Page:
DS1307 Real-Time Clock (RTC) Driver in Rust

DS1307 RTC module

After writing the 24x Serial EEPROM IC driver I have written a driver for the DS1307 real-time clock as part of the Weekly Driver Initiative. This platform-agnostic driver is based on embedded-hal.

Modules containing this IC often come often together with a button battery holder like in the picture above and an AT24C32 EEPROM (Electrically Erasable and Programmable Read-Only Memory) IC. Please refer to the 24x Serial EEPROM IC driver to use that IC.

I wrote this driver following Test-Driven-Development using the embedded-hal-mock crate which was very helpful.

The device

The DS1307 serial real-time clock (RTC) is a low-power, full binary-coded decimal (BCD) clock/calendar plus 56 bytes of NV SRAM. Address and data are transferred serially through an I²C, bidirectional bus.

The clock/calendar provides seconds, minutes, hours, day, date, month, and year information. The end of the month date is automatically adjusted for months with fewer than 31 days, including corrections for leap year. The clock operates in either the 24-hour or 12-hour format with AM/PM indicator.

The DS1307 has a built-in power-sense circuit that detects power failures and automatically switches to the backup supply. Timekeeping operation continues while the part operates from the backup supply.

Datasheet: DS1307

In this blog post I will use a module similar to the one in the picute. You can buy the device on AliExpress or eBay for a few cents.

The driver

This driver allows you to:

  • Read and set date and time in 12-hour and 24-hour format. See: get_datetime
  • Enable and disable the real-time clock. See: set_running
  • Read and write user RAM. See: read_ram
  • Control square-wave output. See: enable_square_wave_output

Using the driver

To use the device from Rust, you have to add the ds1307 crate to your project as well as a concrete implementation of the embedded-hal traits. For example if you are using the Raspberry Pi running Linux, you can use linux-embedded-hal.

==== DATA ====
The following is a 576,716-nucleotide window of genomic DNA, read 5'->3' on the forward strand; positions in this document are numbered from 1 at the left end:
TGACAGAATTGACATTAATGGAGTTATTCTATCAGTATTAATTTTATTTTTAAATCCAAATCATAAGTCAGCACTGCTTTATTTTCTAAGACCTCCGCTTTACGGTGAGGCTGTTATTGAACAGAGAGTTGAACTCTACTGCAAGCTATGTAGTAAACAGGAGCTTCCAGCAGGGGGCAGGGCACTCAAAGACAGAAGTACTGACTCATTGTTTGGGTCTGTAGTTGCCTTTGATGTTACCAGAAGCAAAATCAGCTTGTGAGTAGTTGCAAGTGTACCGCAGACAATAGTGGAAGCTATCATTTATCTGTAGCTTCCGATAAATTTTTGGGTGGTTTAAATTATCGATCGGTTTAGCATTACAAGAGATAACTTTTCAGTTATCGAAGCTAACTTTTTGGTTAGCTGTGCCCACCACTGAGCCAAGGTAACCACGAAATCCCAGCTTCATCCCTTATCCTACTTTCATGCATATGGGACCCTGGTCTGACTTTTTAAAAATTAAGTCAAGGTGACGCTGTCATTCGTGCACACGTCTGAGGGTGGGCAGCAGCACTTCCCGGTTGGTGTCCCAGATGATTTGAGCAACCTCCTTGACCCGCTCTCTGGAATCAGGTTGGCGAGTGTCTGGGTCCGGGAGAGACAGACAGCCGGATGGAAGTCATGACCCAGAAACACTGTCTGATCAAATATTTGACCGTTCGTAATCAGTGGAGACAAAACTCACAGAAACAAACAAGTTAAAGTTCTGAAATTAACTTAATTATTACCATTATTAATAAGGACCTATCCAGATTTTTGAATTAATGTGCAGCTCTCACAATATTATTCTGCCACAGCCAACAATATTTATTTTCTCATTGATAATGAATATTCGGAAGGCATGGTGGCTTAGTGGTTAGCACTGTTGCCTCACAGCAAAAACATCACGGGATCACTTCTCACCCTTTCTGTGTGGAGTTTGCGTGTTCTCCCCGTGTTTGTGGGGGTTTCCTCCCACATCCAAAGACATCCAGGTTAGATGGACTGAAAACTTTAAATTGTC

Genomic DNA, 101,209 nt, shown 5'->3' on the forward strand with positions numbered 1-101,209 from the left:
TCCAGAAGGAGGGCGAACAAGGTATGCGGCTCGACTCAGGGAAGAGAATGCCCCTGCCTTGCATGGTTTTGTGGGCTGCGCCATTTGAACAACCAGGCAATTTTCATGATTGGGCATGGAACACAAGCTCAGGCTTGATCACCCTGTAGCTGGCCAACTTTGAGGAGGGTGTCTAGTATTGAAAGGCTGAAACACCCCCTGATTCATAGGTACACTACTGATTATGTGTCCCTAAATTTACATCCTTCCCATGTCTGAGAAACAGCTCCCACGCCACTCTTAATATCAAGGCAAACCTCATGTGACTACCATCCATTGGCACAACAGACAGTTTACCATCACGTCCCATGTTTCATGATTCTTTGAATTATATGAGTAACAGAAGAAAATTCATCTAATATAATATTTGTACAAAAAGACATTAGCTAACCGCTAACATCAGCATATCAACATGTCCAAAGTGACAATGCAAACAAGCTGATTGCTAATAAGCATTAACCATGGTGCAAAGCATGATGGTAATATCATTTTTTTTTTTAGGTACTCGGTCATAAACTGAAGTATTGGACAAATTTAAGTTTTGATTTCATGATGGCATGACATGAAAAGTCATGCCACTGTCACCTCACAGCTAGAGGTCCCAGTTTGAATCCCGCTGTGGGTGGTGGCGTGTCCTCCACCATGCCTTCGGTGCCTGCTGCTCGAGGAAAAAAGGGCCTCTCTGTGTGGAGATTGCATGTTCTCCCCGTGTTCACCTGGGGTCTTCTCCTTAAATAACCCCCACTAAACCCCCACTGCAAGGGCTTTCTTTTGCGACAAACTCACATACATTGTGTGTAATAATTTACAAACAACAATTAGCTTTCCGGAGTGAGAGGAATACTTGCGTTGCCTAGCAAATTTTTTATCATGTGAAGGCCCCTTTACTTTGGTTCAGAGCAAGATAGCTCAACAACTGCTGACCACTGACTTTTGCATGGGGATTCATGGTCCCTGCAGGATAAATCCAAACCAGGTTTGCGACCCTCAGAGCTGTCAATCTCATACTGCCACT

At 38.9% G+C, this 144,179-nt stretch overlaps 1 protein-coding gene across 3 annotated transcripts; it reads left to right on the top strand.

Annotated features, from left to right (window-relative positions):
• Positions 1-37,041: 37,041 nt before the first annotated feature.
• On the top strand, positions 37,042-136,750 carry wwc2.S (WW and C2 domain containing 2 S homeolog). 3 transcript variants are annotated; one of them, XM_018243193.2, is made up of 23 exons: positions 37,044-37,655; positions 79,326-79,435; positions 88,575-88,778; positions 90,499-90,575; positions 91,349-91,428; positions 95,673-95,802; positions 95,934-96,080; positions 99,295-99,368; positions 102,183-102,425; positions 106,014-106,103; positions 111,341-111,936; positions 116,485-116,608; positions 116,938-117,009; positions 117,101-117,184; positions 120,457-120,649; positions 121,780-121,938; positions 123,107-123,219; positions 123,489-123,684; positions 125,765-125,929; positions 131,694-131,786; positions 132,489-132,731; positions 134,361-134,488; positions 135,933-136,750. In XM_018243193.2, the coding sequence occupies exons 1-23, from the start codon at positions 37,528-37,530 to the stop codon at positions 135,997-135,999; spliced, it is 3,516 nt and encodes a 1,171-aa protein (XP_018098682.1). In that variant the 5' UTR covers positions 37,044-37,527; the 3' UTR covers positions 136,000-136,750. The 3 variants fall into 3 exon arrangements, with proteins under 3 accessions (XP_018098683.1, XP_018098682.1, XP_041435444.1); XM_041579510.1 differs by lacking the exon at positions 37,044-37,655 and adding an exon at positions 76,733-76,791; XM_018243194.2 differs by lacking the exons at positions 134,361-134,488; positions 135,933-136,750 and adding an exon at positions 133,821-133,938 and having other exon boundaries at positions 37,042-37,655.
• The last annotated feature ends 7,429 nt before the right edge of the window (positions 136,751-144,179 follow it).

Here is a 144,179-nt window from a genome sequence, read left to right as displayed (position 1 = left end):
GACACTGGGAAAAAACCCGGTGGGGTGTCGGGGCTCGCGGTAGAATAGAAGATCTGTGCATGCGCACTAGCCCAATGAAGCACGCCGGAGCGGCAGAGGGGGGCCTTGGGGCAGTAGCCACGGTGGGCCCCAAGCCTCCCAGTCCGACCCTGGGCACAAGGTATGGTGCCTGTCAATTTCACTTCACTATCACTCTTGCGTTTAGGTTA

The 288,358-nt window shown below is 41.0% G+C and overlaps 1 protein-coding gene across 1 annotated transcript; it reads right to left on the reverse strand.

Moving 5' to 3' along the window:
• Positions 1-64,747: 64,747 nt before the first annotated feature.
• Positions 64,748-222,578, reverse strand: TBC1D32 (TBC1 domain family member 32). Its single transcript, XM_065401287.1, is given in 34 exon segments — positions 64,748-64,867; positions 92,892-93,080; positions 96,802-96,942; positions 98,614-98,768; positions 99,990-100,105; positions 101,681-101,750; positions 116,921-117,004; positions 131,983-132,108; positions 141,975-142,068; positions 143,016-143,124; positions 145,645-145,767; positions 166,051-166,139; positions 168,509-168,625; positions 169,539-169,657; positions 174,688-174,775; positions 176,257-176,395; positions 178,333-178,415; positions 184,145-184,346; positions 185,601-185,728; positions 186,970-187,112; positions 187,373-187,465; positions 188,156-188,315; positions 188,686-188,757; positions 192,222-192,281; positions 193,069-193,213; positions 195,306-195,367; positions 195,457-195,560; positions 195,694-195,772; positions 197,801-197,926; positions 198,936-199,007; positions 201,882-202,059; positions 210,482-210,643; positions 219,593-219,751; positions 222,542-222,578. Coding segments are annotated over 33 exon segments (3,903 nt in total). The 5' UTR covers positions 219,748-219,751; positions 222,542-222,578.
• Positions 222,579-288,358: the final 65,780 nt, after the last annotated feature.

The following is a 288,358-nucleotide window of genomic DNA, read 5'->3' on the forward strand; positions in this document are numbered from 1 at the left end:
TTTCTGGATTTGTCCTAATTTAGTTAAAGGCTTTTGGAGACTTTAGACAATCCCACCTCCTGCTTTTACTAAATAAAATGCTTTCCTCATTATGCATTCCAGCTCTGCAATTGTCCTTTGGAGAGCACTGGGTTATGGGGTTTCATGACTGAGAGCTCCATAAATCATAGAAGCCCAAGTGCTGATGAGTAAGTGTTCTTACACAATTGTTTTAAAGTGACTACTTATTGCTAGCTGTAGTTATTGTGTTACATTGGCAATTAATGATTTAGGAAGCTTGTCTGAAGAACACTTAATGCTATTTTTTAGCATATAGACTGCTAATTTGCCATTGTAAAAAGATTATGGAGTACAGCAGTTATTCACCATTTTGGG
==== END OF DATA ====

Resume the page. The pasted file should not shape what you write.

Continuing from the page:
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# Cargo.toml
...
[dependencies]
ds1307 = "0.2"
linux-embedded-hal = "0.1"

This is an example program which will set the date and time and then read it back:

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extern crate linux_embedded_hal as hal;
extern crate ds1307;

use hal::I2cdev;
use ds1307::{DS1307, DateTime, Hours};

fn main() {
let dev = I2cdev::new("/dev/i2c-1").unwrap();
let mut rtc = DS1307::new(dev);
let datetime = DateTime {
year: 2018,
month: 08,
day: 15,
weekday: 4,
hour: Hours::H24(19),
minute: 59,
second: 58
};
rtc.set_datetime(&datetime).unwrap();

let datetime = rtc.get_datetime().unwrap();

// The hours depend on the RTC running mode.
match datetime.hour {
Hours::H24(h) => println!("{}-{}-{}, {} {}:{}:{}", datetime.year,
datetime.month, datetime.day,
datetime.weekday,
h, datetime.minute, datetime.second),
Hours::AM(h) => println!("{}-{}-{}, {} {}:{}:{} AM", datetime.year,
datetime.month, datetime.day,
datetime.weekday,
h, datetime.minute, datetime.second),
Hours::PM(h) => println!("{}-{}-{}, {} {}:{}:{} PM", datetime.year,
datetime.month, datetime.day,
datetime.weekday,
h, datetime.minute, datetime.second),
}
// This will print something like: 2018-08-15, 4 19:59:58
}

This example is also available in the crate sources here.

The driver also allows individual access to the year, month, day, etc. through functions like:
set_year(), get_year() and so on.

Where to go from here?

There is much more information and example programs in the crate documentation.
Please give this driver a try and report any issues you may encounter in the issue tracker.
Feedback, suggestions and improvements are gladly welcome.

What’s next?

I have a WIP driver for the popular I/O expanders PCF8574, PCF8574A and PCF8575 and another WIP one for the TCA9548A and PCA9548A I2C switches/multiplexers. I will announce them here soon.

Thanks for reading and stay tuned!

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